§ Any officer or man of His Majesty's forces who is the tenant of any premises 621 under a tenancy from year to year, or for any longer period, may apply to the county court, or in Scotland the sheriff court, for the district in which he usually resides, or in which such premises are situate, in such manner as may be prescribed by rules or directions under the principal Act for leave to determine such tenancy, and upon any such application being made, the court may in its absolute discretion, after considering all the circumstances of the case and the position of all the parties, by order authorise the applicant to determine the tenancy by such notice and upon such conditions as the court thinks fit, and thereupon such tenancy may, notwithstanding any provision in the tenancy agreement or lease, be determined accordingly.
§ Amendment proposed [8th May]: At the end of the Clause, to add the words, "Provided that if in the case of any tenancy to which this Section applies the landlord shall give notice in writing to the tenant offering to determine such tenancy at the expiration of three months from the date of the notice and the tenant shall not, within one calendar month after the date of the notice, accept such offer then this Section shall cease to apply to such tenancy."—[Sir G. Cave.]
§ Question again proposed, "That those words be there added."
§ Mr. HOGGE
On that point, Sir, can we have some explanation from the Solicitor-General as to what this Amendment means? I am perfectly certain that none of us understand what this is. I have not got the Bill, nor a copy of the Lords Amendments. I do not think it is necessary to take this at so late a stage in the sitting. I want to know what the Amendment means, if the Solicitor-General will kindly tell us.
§ Sir G. CAVE
With very great pleasure. I think no one in the House objects to the Bill, and this is the only Amendment on the Paper. Clause 2 gives the power to a Court, on an application, to enable a soldier to determine his tenancy of premises which he, perhaps, may not be able to keep up during the War. It was said by the hon. Member for Oldham (Mr. Denniss), who put down this Amendment, that if a case of that sort occurred that the landlord might be in this position. He might have another tenant who came along and who would take the house if the soldier left it. The landlord ought to be able to say to the soldier "I have my chance to let the house, 622 make your selection now whether you will apply under this Act for the termination of the tenancy, and then I shall know where I am." The effect of that is, that if the landlord gives notice to the soldier tenant, asking him to elect whether or not he will determine the tenancy, and the soldier refuses, the landlord shall have the power to apply.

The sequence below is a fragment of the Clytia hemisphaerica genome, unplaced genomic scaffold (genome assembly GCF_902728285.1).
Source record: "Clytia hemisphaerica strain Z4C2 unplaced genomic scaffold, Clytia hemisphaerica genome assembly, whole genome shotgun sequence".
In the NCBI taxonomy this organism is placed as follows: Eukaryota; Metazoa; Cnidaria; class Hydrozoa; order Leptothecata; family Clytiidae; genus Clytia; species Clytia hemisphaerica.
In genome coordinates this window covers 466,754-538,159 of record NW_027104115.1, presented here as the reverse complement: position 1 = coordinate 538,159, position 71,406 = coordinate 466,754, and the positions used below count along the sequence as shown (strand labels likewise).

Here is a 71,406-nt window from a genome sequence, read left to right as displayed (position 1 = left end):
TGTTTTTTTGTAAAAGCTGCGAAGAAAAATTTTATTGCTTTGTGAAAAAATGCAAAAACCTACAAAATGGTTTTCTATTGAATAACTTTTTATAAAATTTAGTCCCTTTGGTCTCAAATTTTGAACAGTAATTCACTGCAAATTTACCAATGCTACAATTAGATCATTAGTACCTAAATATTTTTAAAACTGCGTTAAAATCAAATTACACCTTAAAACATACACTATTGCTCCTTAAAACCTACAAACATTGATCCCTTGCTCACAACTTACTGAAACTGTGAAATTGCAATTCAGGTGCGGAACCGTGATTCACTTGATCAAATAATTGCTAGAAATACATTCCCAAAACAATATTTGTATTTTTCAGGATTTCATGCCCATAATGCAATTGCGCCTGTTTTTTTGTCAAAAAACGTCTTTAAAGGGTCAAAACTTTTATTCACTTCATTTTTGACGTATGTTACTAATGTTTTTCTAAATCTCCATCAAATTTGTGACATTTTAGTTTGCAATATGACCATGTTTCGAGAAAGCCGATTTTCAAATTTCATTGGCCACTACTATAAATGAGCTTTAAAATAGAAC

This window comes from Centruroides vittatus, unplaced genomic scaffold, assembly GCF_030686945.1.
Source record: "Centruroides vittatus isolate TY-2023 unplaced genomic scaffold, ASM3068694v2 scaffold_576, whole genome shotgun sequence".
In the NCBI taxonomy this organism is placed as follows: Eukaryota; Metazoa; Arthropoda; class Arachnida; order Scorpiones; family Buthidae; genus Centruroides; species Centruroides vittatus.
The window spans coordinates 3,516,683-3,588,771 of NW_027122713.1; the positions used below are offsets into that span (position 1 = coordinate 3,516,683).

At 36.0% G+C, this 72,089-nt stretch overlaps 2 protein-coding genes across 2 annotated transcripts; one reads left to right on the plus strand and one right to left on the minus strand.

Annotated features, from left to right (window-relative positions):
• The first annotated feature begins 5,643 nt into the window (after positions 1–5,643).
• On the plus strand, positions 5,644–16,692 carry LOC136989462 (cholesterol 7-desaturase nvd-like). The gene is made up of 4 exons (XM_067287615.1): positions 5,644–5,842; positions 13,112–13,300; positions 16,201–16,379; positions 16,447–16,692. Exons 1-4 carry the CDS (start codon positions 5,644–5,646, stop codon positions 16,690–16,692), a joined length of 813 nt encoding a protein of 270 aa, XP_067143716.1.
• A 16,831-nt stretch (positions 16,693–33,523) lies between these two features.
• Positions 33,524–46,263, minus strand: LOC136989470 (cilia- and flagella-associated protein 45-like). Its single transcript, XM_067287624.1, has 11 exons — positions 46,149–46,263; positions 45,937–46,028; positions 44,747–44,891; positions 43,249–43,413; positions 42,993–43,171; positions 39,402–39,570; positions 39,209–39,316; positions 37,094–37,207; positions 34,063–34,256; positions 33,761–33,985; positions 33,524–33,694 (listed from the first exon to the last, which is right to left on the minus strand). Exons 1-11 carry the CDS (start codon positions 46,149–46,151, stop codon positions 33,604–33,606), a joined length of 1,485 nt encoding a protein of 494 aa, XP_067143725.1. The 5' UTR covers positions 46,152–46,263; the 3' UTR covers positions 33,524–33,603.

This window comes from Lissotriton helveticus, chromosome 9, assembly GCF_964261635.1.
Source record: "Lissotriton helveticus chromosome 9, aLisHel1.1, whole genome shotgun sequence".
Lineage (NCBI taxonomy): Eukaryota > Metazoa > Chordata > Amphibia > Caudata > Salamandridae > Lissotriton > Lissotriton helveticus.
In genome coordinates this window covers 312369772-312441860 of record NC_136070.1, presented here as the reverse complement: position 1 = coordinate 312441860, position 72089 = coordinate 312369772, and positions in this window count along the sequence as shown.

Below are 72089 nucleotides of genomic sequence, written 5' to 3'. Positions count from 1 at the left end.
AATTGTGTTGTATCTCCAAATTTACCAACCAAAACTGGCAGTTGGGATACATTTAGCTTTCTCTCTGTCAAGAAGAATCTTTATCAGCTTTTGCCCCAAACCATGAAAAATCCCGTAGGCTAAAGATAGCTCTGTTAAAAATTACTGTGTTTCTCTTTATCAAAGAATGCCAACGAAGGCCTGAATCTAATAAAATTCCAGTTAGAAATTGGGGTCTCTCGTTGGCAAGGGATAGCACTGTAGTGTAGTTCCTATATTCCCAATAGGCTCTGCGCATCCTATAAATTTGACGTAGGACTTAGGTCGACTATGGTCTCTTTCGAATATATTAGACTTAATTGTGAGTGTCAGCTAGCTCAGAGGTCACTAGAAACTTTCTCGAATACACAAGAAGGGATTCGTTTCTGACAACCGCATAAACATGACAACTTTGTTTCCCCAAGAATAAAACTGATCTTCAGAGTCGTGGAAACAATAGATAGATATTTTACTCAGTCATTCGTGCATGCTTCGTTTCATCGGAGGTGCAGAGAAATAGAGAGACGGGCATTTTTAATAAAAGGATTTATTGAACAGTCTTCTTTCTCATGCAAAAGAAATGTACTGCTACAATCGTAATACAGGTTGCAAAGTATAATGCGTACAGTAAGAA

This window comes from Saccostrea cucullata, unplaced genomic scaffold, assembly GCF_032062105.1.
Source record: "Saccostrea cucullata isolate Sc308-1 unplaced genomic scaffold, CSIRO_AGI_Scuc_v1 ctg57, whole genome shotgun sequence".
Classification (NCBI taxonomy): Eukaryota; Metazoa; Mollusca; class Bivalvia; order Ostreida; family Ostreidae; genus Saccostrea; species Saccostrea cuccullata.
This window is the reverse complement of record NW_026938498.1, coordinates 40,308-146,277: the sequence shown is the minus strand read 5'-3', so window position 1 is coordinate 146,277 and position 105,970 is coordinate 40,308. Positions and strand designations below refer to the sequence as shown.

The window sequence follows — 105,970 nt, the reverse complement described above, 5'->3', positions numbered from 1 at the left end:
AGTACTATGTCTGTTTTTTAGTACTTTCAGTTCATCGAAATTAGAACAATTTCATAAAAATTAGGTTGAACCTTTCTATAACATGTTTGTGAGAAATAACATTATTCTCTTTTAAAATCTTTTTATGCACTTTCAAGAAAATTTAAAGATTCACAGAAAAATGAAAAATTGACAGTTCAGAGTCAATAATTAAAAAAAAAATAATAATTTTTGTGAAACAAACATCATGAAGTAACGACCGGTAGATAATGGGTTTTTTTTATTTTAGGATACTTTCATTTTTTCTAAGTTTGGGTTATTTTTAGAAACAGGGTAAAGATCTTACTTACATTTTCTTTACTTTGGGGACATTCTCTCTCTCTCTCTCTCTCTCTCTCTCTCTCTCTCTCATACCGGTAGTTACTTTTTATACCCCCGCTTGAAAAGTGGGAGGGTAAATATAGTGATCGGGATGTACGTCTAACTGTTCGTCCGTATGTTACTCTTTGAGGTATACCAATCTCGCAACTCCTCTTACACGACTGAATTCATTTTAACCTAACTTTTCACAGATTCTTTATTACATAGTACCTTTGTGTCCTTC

§ Sir G. CAVE
Let me make it clear. The Bill gives to the soldier-tenant a very special power to go to the Court and ask it to determine his tenancy because he is going to the War. That will only last a few months, I hope. The point is, he may be called upon at any moment to elect whether he will use this power or not. As a matter of fact, it will be only used at once, really as soon as the Bill passes. In most cases, the men are going out and they ought to elect at once. The point is that they may be called on to elect within three months.
§ Mr. HOGGE
I do not think the landlord should be entitled to force him to elect until he has actually got his new tenant. That is surely a fair compromise. If he has an actual tenant, who can come in and take the house, the landlord should be entitled to say to the soldier, "You must elect," but he ought not have the power, without evidence of having another tenant, to say to the soldier "you must elect." The Committee as the Solicitor-General knows, will agree to the point readily, but it is not quite fair to take it in an empty House.
My point is that a landlord ought not to be entitled, without having in his possession an offer from somebody else to take the house on, to ask the soldier to elect. All landlords are not good landlords. I know the average landlord is not prepared to take up such a position. Some would, however, and, when they want to make money, they might easily compel the soldier to elect even when they had not got a succeeding tenant and had 623 to find him. If the Solicitor-General will accept my suggestion, that the landlord must have in his possession another tenant, before he compels the soldier to elect, I will agree to the Amendment. I think that is a fair offer to make.
§ Sir G. CAVE
This is not my Amendment. I accepted it because I thought 624 there was a general desire. I do not press it. It is not my wish, really. I am sorry my hon. Friend the mover (Mr. Denniss) is not here. I told him I would do my best. I have done so, and I will not press it.
§ Amendment negatived.
§ Bill reported without Amendment; read the third time, and passed.
§ The remaining Orders were read, and postponed.
§ It being after Half-past Eleven of the clock upon Tuesday evening, Mr. DEPUTY-SPEAKER adjourned the House without Question put, pursuant to the Standing Order.
§ Adjourned at Thirteen minutes before One a.m., Wednesday, 10th May.